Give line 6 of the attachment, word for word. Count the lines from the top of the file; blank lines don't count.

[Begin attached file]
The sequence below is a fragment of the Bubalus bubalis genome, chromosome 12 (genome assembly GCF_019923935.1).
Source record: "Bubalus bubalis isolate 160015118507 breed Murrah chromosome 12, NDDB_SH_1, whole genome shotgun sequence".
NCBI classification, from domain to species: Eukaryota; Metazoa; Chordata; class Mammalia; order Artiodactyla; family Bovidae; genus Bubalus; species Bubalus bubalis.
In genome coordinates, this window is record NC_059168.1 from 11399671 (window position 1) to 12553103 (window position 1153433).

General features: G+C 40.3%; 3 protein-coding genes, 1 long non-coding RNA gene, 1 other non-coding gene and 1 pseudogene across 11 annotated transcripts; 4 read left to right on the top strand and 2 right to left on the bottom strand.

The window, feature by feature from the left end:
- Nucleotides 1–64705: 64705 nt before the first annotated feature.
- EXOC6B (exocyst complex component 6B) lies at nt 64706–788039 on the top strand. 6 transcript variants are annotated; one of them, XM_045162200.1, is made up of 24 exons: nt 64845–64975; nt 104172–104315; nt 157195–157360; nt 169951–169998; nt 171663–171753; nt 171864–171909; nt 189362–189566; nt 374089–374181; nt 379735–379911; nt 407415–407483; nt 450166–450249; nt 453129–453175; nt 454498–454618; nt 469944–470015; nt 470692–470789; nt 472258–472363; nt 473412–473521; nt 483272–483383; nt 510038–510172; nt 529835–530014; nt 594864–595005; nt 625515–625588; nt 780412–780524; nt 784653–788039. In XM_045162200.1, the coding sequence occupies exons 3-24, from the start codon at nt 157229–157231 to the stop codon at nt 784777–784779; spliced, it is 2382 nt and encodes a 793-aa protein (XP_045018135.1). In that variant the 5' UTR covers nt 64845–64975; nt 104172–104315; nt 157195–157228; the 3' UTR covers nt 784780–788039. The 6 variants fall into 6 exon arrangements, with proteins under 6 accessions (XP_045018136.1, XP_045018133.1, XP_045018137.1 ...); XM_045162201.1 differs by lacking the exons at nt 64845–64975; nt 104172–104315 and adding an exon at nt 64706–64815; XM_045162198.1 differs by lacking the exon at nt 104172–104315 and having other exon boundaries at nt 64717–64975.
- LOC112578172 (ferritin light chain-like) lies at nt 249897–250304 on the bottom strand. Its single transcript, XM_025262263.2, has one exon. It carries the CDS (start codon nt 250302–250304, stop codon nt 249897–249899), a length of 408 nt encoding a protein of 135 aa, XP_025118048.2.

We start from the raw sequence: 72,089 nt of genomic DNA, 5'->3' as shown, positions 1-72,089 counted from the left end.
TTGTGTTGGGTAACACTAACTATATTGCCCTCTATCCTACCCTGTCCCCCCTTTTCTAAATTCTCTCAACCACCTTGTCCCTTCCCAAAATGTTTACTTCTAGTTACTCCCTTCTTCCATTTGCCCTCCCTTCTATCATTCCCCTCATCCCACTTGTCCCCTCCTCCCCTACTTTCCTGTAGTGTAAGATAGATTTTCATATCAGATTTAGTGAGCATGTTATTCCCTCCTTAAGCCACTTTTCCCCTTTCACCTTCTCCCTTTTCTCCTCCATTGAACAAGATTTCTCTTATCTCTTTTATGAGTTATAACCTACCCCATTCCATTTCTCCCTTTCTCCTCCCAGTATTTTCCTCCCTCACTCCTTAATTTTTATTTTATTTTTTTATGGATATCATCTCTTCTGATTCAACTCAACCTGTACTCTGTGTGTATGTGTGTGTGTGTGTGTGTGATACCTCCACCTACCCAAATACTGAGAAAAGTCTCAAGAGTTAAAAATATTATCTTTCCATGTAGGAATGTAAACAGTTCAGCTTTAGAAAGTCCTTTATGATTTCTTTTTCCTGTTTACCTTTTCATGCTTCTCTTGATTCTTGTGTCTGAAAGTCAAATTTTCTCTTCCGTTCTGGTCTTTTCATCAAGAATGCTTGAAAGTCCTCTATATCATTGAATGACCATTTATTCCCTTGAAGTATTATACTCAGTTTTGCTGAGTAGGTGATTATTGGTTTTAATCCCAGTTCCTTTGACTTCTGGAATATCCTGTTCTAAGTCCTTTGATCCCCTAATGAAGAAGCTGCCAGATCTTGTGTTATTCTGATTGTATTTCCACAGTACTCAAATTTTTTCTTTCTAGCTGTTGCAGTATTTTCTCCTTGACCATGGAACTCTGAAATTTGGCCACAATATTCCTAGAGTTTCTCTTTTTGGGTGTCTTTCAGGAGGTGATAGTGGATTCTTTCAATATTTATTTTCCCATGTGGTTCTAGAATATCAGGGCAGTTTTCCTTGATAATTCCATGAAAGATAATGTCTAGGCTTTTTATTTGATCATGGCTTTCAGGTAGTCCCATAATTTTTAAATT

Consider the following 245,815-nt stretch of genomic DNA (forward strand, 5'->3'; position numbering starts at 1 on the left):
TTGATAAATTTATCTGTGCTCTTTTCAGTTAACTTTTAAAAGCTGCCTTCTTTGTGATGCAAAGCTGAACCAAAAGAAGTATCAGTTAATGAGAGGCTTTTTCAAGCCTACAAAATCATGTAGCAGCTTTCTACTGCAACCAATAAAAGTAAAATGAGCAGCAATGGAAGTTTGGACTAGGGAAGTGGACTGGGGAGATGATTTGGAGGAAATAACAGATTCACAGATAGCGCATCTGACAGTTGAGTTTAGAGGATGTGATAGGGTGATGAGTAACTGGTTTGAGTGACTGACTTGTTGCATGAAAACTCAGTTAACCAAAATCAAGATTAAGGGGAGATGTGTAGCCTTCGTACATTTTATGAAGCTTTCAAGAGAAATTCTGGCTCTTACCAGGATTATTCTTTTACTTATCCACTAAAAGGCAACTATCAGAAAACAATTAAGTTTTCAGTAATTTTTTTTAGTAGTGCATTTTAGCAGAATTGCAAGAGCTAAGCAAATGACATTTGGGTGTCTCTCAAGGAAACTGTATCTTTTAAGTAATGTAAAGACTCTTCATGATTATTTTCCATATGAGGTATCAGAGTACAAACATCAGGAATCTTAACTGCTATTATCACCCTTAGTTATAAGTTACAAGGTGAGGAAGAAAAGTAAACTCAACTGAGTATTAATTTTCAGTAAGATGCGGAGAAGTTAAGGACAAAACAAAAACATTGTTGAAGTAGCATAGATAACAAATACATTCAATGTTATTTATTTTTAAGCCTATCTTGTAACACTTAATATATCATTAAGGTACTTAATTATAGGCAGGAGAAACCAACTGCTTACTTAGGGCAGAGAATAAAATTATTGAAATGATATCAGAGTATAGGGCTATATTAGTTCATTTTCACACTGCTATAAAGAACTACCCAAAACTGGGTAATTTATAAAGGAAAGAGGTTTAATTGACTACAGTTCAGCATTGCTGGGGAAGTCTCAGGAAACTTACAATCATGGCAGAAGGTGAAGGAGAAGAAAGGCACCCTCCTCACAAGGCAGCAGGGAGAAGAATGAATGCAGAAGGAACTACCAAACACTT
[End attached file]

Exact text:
The window, feature by feature from the left end: